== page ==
Investigation of Structure and Properties of Low Temperature Deposited Diamond-Like Carbon Films

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Electrodeposition is a novel method for fabrication of diamond-like carbon (DLC) films on metal substrates. In this work, DLC was electrochemically deposited on different substrates based on an anodic oxidation cyclization of acetylene in liquid ammonia. Successfully anodic deposition was carried out for DLC onto nickel substrate at temperatures below -40°C. Comparative studies were performed on a series of different carbon sources (acetylene, sodium acetylide, and a mixture of acetylene and sodium acetylide). The films were characterized using a variety of methods including Raman spectroscopy, Fourier transform infrared spectroscopy (FTIR), X-ray photoelectron spectroscopy (XPS), XPS valence band spectra, and/or scanning ... continued below

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Pingsuthiwong, Charoendee August 2004.

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Electrodeposition is a novel method for fabrication of diamond-like carbon (DLC) films on metal substrates. In this work, DLC was electrochemically deposited on different substrates based on an anodic oxidation cyclization of acetylene in liquid ammonia. Successfully anodic deposition was carried out for DLC onto nickel substrate at temperatures below -40°C. Comparative studies were performed on a series of different carbon sources (acetylene, sodium acetylide, and a mixture of acetylene and sodium acetylide). The films were characterized using a variety of methods including Raman spectroscopy, Fourier transform infrared spectroscopy (FTIR), X-ray photoelectron spectroscopy (XPS), XPS valence band spectra, and/or scanning electron microscopy (SEM). Raman spectroscopy is used as a bench mark technique to verify the presence of deposited DLC films, to access the films homogeneities, and to provide the ratio of the different carbon phases, mainly disordered graphite (D) and graphite (G) phases in the films. A combination of the Raman with FTIR and valence band spectra analysis allowed the distinction between hydrogenated DLC and unhydrogenated DLC films. Three different kinds of DLC [(1) hydrogenated DLC (a-C:H); (2) tetrahedral hydrogenated DLC (ta-C:H); and (3) graphitic-like DLC] were deposited depending upon the deposition conditions and substrates. Temperature and current density are the most important parameters to govern the quality of the deposited films, where adding of acetylide into the electrolyte led to films with a higher degree of graphitic phases. The proposed mechanism for acetylene anodic oxidation does not involve direct electron transfer but electrochemical cyclization of acetylene radical cations and hydrogen abstraction at the termination steps. Sodium acetylide, however, dissociates to an acetylenic ion, C2H-, in liquid ammonia. The electrochemistry heterogeneity also leads to island and two-dimensional (2D) nucleation growth of DLC films. Different bond formations of metal to carbon and different chemisorptions of acetylene on metal play important roles in governing the film properties. Using mixed C2HNa and C2H2 as electrolyte, polycrystalline diamond and hexagonal diamond are formed on Mo and stainless steel, respectively. This is the first time to report that polycrystalline diamond can be grown electrochemically at temperature below -40ºC. The preliminary studies on substrate pretreatment with diamond powder and SiC 600 are studied. The effect of the substrate on the film quality for the electrodeposited DLC films described herein is similar to that for diamond deposition via chemical vapor deposition (CVD).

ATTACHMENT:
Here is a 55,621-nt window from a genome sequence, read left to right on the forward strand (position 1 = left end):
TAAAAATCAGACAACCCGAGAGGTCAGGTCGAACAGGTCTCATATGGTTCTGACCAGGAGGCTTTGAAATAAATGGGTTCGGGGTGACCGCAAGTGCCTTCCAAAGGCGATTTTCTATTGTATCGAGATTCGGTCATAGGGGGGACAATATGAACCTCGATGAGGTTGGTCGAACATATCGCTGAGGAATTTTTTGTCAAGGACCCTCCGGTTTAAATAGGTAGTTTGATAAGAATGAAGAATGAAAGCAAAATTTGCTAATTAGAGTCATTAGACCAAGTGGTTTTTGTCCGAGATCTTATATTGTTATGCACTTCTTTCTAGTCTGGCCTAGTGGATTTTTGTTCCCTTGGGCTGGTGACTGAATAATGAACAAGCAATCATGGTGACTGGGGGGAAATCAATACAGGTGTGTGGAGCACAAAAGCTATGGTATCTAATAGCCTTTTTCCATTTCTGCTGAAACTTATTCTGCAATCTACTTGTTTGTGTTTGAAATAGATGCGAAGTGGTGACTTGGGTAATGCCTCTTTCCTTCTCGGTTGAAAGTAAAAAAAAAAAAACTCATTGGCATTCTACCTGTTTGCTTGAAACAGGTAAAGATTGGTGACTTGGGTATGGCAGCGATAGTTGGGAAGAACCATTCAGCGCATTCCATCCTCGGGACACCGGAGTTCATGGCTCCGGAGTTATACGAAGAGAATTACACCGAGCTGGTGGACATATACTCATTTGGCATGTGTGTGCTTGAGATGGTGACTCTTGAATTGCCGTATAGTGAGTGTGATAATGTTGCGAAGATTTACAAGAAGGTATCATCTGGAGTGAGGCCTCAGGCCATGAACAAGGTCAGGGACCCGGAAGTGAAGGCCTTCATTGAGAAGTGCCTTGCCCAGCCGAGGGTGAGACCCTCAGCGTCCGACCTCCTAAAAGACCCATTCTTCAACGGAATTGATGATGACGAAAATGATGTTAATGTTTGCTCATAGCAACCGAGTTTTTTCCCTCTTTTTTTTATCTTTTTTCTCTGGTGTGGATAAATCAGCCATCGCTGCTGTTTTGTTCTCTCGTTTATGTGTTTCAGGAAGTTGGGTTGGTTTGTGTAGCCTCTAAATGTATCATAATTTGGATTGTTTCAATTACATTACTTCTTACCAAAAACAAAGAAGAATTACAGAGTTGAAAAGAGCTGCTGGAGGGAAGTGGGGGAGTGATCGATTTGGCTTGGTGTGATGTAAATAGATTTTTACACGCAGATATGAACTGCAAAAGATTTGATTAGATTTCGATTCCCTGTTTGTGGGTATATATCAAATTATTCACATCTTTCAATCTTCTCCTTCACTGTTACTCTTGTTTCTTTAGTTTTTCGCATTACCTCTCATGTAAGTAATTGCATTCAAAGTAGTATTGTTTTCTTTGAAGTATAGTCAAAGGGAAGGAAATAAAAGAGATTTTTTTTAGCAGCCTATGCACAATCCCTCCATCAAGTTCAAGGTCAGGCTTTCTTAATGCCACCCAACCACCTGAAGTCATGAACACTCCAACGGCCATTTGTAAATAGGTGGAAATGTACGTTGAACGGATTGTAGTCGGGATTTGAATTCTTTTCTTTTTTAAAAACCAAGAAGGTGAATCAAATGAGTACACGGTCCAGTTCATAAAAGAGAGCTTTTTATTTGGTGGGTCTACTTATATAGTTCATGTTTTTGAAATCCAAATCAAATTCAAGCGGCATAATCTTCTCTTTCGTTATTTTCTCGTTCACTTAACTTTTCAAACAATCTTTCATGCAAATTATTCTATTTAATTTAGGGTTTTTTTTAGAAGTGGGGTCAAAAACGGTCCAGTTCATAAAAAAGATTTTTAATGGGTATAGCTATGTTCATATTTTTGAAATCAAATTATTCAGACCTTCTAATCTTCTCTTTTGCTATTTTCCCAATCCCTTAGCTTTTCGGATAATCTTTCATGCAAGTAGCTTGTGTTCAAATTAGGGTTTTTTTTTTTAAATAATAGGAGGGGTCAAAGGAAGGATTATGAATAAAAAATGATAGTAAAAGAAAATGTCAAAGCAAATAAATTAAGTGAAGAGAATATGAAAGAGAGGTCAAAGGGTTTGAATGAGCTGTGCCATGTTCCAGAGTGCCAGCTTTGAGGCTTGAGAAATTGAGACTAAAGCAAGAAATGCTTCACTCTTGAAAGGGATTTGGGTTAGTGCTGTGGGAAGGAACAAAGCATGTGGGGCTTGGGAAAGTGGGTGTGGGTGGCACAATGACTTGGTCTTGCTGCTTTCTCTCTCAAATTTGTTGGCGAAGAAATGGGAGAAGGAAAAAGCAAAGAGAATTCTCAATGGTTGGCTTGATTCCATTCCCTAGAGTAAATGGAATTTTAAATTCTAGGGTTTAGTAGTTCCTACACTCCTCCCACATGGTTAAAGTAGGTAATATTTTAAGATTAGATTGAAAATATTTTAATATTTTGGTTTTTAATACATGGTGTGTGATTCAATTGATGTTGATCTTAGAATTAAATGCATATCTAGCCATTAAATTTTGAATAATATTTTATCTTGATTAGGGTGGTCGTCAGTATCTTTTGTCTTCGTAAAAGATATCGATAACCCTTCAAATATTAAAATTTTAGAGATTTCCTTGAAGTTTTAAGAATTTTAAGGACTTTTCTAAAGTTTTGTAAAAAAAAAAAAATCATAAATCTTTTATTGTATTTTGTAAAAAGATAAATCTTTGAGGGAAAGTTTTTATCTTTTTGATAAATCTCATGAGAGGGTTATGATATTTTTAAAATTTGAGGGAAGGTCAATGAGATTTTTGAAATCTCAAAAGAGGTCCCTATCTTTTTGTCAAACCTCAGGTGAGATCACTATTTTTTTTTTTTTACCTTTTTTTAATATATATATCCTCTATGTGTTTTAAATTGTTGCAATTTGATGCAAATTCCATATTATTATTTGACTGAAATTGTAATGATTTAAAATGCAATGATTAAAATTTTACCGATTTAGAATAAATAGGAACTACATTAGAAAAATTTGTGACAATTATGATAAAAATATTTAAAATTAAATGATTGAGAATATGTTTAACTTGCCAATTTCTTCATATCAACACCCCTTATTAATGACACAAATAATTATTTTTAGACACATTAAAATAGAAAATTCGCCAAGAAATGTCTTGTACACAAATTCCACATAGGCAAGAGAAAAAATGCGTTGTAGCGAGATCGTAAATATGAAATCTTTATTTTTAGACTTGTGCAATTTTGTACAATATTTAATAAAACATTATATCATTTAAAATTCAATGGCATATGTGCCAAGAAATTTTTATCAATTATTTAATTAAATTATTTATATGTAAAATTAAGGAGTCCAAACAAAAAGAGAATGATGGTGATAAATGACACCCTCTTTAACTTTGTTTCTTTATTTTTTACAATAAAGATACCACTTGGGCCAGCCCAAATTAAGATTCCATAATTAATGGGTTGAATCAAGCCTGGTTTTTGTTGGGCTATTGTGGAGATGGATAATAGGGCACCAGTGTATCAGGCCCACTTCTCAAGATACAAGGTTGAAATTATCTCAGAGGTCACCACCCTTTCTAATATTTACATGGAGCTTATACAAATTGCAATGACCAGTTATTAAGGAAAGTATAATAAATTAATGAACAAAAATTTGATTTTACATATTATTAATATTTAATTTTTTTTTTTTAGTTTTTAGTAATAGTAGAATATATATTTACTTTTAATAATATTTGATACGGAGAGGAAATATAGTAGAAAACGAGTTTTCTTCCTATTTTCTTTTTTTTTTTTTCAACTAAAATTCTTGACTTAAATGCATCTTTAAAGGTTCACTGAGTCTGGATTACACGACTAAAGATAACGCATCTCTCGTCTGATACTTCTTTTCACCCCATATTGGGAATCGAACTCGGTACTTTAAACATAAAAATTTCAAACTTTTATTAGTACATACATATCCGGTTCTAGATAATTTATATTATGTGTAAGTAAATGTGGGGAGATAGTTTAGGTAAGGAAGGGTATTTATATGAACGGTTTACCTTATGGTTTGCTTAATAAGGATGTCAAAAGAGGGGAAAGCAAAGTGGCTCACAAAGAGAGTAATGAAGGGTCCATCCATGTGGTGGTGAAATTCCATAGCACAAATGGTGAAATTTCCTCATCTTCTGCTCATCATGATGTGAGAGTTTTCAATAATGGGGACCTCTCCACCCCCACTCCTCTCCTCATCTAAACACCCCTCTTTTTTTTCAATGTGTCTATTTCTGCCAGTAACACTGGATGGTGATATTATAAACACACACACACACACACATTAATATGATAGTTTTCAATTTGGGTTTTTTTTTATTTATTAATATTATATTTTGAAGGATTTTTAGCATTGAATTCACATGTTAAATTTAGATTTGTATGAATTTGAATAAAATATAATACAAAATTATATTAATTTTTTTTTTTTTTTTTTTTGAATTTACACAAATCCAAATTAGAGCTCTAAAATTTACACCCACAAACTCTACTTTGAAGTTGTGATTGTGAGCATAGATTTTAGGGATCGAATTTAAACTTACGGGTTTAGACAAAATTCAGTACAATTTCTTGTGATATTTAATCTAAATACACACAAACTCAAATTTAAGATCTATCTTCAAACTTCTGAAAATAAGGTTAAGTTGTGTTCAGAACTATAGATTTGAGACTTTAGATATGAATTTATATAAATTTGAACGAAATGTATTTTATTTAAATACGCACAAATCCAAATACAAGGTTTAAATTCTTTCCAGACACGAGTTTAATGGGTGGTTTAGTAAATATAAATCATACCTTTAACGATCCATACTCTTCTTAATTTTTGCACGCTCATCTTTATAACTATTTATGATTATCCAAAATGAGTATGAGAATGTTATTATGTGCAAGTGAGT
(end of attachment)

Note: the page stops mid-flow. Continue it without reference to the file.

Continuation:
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  • August 2004

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  • Feb. 15, 2008, 3:34 p.m.

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Pingsuthiwong, Charoendee. Investigation of Structure and Properties of Low Temperature Deposited Diamond-Like Carbon Films, dissertation, August 2004; Denton, Texas. (digital.library.unt.edu/ark:/67531/metadc4580/: accessed October 15, 2018), University of North Texas Libraries, Digital Library, digital.library.unt.edu; .